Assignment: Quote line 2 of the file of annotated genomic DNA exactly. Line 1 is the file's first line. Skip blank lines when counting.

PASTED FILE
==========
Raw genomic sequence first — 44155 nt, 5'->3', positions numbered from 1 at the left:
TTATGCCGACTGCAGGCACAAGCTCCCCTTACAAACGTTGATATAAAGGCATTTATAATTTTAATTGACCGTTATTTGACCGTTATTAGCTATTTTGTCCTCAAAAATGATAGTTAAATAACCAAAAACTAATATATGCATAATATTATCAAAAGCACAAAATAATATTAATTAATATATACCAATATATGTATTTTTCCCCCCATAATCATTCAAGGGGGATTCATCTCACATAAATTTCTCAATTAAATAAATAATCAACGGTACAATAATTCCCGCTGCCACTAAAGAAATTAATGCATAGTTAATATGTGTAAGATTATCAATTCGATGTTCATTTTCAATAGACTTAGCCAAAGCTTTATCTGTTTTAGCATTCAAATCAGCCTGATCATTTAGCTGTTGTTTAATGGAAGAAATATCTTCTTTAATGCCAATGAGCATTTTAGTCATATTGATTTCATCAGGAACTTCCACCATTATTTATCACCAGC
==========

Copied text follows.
TTATGCCGACTGCAGGCACAAGCTCCCCTTACAAACGTTGATATAAAGGCATTTATAATTTTAATTGACCGTTATTTGACCGTTATTAGCTATTTTGTCCTCAAAAATGATAGTTAAATAACCAAAAACTAATATATGCATAATATTATCAAAAGCACAAAATAATATTAATTAATATATACCAATATATGTATTTTTCCCCCCATAATCATTCAAGGGGGATTCATCTCACATAAATTTCTCAATTAAATAAATAATCAACGGTACAATAATTCCCGCTGCCACTAAAGAAATTAATGCATAGTTAATATGTGTAAGATTATCAATTCGATGTTCATTTTCAATAGACTTAGCCAAAGCTTTATCTGTTTTAGCATTCAAATCAGCCTGATCATTTAGCTGTTGTTTAATGGAAGAAATATCTTCTTTAATGCCAATGAGCATTTTAGTCATATTGATTTCATCAGGAACTTCCACCATTATTTATCACCAGC